You’ve implemented the strongest firewalls. Your passwords are 100 character strings that must contain Capitals, lowercases, and special characters in non-repeating patterns. You skipped over two-factor and went straight to five-factor authentication. Everything is retina scanned. Your encryption is encrypted.
And one email from a prince needing money wired to his account brought the whole thing crashing down.
For most SMBs, email is the weakest link in their security strategy, and it's an attractive target for good reason. By its very nature, it is a direct line of open communication with the world at large. Unrestricted, ungated, unfiltered access is available to anyone who knows a business’ email address—unless the proper steps are taken. It’s no wonder that this very week, email giants such as Google, Amazon, Microsoft, Comcast, LinkedIn and Yahoo came together to publish a new email security standard, known as SMTP Strict Transport Security (SMTP STS), that sets new rules and policies for encrypted email.
The need for strong email security has its roots all the way back in 1982, the year that email was effectively invented with the introduction of the Simple Mail Transfer Protocol (SMTP), which allowed email messages between clients and servers, regardless of provider. (In a strange coincidence, Tron was also released in theaters that year, but no correlation has been identified—yet.) It was built in a different time with a more laissez faire philosophy toward security, with no idea of how fundamentally it may change the world. As such SMTP had no encryption built in to email, allowing it to be vulnerable almost immediately upon its adoption. Twenty years later, an extension to SMTP was developed as an add-on to increase security. Known as STARTTLS, it allowed for transport layer security (TLS) between email connections. And, while its adoption has increased in recent years, many vulnerabilities remain. A large amount of email remains entirely unencrypted. It is easy to downgrade STARTTLS encryption, leaving it vulnerable to “man in the middle” attacks that allow a hacker to intercept and change the contents of an email while on its way to the recipient.
The new standard, SMTP STS, addresses several of these concerns, but as an MSP, there are many process and measures you will need to provide your clients in order to have a rock-solid email security strategy. Let’s look at a few.
1. Deploy a Security Package.
Security-as-a-service is less about being a hot trend than a forgone conclusion among many MSPs, because if you don’t offer it, eventually your competitor will. Security tools like Webroot offer endpoint security and also tie into IT management platforms such as Continuum, which will strengthen your total MSP offering and increase client security across the board.
2. Configure Multi-Layered Email Filters.
Most email compromises occur due to attachments, so it’s absolutely necessary to scan email attachments. Additionally, spyware and messaging protection are also widely available as well. The real challenge is to adjust security filters to block out dangerous email and keep safe email out of your users' spam folders. It’s not enough just to lock it all down; an efficient email security strategy needs to be nimble enough to adapt to threats, smart enough to allow the right mail through, and fast enough to not impede day-to-day efficiency and communications.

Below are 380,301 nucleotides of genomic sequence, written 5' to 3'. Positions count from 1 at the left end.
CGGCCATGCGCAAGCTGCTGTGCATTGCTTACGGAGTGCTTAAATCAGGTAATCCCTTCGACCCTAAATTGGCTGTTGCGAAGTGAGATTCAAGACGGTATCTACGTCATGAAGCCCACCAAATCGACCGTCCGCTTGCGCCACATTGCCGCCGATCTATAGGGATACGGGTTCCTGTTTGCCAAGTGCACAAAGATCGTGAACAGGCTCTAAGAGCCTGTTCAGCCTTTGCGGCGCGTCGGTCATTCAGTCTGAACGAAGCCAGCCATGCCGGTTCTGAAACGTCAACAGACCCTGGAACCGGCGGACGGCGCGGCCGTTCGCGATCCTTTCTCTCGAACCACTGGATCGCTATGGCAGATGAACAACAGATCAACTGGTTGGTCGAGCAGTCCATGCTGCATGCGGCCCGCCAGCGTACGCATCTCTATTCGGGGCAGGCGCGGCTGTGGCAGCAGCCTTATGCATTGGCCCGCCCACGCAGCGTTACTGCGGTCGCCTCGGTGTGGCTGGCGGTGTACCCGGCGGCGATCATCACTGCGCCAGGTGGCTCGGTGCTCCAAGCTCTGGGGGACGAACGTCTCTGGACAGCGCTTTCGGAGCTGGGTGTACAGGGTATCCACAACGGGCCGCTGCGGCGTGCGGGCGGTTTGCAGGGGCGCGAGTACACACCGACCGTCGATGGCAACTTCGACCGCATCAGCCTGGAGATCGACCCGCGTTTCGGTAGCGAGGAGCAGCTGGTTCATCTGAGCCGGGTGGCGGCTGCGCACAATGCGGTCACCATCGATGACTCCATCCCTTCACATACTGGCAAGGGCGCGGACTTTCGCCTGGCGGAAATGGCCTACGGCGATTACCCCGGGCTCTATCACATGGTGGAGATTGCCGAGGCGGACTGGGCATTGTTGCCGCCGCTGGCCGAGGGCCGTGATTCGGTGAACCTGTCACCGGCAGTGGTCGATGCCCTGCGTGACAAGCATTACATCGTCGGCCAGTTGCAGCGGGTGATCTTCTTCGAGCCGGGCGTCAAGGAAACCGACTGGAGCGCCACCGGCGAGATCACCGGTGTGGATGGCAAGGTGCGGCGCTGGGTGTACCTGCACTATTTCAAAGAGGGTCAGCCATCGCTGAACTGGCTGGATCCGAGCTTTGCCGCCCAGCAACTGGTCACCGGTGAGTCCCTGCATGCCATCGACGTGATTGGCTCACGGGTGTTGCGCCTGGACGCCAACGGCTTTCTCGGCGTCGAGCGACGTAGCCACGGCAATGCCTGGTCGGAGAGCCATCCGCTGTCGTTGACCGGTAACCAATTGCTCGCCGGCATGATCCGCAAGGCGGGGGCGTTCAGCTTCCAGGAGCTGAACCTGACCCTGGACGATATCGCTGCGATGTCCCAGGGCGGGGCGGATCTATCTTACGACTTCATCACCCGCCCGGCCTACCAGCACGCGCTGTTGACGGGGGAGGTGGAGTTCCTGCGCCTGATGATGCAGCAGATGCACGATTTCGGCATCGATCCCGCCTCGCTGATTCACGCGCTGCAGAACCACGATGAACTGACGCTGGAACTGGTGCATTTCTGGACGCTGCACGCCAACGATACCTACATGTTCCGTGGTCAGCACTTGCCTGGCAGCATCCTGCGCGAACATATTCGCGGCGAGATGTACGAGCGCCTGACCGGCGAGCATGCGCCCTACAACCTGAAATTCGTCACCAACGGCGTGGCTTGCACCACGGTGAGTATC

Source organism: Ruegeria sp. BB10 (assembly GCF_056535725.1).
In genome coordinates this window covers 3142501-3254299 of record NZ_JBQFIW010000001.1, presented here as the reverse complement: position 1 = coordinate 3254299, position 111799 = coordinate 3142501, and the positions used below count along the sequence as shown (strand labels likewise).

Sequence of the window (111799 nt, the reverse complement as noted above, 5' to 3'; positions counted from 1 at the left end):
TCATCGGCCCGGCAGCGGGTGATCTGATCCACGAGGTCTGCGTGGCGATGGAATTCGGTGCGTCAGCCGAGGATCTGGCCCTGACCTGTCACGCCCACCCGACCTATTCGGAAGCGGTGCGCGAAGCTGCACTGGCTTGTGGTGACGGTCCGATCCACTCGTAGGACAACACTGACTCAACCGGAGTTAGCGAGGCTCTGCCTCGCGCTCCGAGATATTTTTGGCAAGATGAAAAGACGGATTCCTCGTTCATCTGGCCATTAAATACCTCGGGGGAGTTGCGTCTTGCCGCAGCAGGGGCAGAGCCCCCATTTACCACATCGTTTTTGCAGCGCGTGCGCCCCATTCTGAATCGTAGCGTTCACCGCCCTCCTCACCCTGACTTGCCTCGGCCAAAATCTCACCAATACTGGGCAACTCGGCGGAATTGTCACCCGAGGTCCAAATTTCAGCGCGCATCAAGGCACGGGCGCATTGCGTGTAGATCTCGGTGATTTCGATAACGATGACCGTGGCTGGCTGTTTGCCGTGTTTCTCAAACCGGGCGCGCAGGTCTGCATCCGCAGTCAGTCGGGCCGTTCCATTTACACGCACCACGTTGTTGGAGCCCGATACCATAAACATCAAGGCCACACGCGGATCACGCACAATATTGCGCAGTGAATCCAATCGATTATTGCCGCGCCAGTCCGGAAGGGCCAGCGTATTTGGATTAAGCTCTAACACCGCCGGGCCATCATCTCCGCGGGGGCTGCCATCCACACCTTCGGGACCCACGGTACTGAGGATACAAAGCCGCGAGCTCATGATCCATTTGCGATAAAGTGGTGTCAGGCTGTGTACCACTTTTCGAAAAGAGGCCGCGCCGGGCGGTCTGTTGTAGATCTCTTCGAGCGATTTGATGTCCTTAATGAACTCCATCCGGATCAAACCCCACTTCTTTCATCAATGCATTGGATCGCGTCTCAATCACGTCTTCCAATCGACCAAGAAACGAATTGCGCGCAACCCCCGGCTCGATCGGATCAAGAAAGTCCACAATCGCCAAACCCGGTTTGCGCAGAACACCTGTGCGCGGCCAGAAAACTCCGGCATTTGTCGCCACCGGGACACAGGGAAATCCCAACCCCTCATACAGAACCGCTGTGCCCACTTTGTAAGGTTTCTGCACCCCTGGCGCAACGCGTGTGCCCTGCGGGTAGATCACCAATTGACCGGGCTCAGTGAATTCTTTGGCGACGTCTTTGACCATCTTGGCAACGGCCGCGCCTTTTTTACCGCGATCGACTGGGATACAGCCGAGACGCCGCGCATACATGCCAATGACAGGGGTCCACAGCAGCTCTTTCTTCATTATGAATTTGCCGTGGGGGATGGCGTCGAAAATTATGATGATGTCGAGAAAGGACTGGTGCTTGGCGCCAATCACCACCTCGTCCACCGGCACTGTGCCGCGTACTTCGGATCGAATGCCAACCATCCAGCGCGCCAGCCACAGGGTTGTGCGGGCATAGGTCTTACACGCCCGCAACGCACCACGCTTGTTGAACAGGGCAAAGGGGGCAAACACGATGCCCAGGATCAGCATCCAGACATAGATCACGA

3. Keep Definitions Up to Date.
Plain and simple—your security is only as good as your last update, and keeping your Exchange Server patches and black lists up to date is vital to the success of your clients (and your profitability). Partnering with a fully-managed network operations center (NOC) solution can often alleviate much of the burden here, allowing you and your team to think strategically about security policies, rather than staying in the thick of deployments across your client base.
4. Encrypt Whenever Possible.
Once the purview of the government, lawyers, banks and accountants, encrypted email is no longer reserved for only some. When used properly, email encryption is strong and extremely hard to compromise. As mentioned prior, recent years have shown a marked adoption of encryption as a standard, so don’t leave your clients’ information exposed—encrypt whenever possible.
5. What about Mobile Device Management (MDM)?
Unlike most SMB business functions, email security is a 24x7x365 concern, across many devices including desktops, laptops, tablets and phones. Taking the next step with your email security policies may mean enacting an MDM solution to maintain security when communication moves out of the office and on to employees’ personal devices.
It’s unlikely that we’ll see a day that email communication is 100 percent secure, but options exist to get closer to that goal. This week, huge steps were made to make email more secure, but SMBs, for the foreseeable future, will need a managed IT services provider to be a trusted resource to provide a secure business environment.
By Meaghan Moraes
By Hunter Smith